• Harvey Thorleifson, Chair
    Minnesota Geological Survey
  • Carrie Jennings, Vice Chair
    Minnesota Geological Survey
  • David Bush, Technical Program Chair
    University of West Georgia
  • Jim Miller, Field Trip Chair
    University of Minnesota Duluth
  • Curtis M. Hudak, Sponsorship Chair
    Foth Infrastructure & Environment, LLC


Paper No. 3
Presentation Time: 8:30 AM


DYAR, M. Darby1, NELMS, Melissa2, SPEICHER, Elly A.3, OZANNE, Marie V.3, GUNTER, Mickey4 and LANZIROTTI, Antonio5, (1)Dept. of Astronomy, Mount Holyoke College, South Hadley, MA 01075, (2)Department of Geology and Geography, Mount Holyoke College, 50 College St, South Hadley, MA 01075, (3)Dept. of Astronomy, Mount Holyoke College, 50 College St, South Hadley, MA 01075, (4)Department of Geological Sciences, University of Idaho, Moscow, ID 83844, (5)National Synchrotron Light Source, Brookhaven National Laboratory, The University of Chicago - CARS, Upton, NY 11973,

Microfocused x-ray absorption near-edge spectroscopy (XANES) presents arguably the most promising technology for making Fe3+/ΣFe measurements at ca. 10 µm scales on standard thin sections. It utilizes the energy of the Fe Kα absorption edge and its pre-edge, which are known to be very sensitive to the oxidation state of Fe. Previous work has concentrated on the pre-edge region, and studies of isotropic glasses and garnets with restricted compositional ranges have yielded excellent results. However, broader application of micro-XANES has been hampered by differential interactions of the plane-polarized x-ray beam with anisotropic crystals that result in ±15-20% errors for Fe3+/ΣFe measurements based on pre-edge spectra of randomly-oriented crystals. Moreover, different mineral groups require separate calibration lines because the geometries of their Fe polyhedra are so variable. Finally, use of solely the pre-edge region for modeling Fe3+ contents ignores valuable information contained in the main absorption edge. We demonstrate here that these problems can be overcome by use of oriented standards and multivariate analysis.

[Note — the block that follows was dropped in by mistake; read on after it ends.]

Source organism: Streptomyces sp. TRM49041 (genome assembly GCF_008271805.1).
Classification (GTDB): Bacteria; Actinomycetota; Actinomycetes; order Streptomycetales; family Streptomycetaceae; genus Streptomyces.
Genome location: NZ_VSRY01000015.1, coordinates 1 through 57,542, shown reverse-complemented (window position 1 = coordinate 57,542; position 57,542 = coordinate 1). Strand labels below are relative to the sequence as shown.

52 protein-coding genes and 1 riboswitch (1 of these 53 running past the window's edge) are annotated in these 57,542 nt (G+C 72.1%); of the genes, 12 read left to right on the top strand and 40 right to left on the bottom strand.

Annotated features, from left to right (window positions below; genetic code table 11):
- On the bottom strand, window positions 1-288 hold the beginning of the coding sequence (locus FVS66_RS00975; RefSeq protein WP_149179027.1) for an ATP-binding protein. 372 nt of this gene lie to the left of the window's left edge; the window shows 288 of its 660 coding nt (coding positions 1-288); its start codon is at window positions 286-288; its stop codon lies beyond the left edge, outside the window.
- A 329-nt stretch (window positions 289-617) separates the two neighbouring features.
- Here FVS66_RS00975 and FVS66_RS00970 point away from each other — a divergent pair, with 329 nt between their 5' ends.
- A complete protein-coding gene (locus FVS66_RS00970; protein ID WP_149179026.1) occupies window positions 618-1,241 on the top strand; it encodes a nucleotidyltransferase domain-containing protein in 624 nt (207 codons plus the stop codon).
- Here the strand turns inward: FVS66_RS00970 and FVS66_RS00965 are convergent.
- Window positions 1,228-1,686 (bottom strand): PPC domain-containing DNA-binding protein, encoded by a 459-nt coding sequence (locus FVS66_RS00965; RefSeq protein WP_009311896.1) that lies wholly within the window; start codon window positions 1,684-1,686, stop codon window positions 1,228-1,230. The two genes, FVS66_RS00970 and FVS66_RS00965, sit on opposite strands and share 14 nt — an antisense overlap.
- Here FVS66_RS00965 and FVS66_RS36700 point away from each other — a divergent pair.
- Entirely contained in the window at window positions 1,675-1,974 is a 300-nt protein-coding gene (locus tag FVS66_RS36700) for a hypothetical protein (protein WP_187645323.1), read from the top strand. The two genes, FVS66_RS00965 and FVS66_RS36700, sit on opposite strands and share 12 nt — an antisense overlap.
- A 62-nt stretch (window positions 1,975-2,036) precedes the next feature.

For anisotropic mineral groups, we have acquired spectra with the crystals oriented with the polarization direction of the synchrotron beam is parallel to the X, Y, and Z optical orientation directions in the crystals, providing end-members of spectra for samples with extremes of Fe3+/ΣFe and orientation. We extracted the pre-edge region of the XANES spectra to fit component peaks representing contributions from both Fe2+ and Fe3+ in this region, and created a calibration curve that regresses the area-normalized centroid of those pre-edges to known Fe3+/ΣFe from bulk methods. These results were compared with those from multivariate analysis models such as partial least-squares analysis (PLS), which predict Fe3+/ΣFe using spectra from the entire XANES region. Results shows that multivariate analysis yields equivalent or more accurate predictions of Fe3+ in garnets, amphiboles, micas, and glasses to techniques based on the pre-edge region only, with improved robustness and generalizability.

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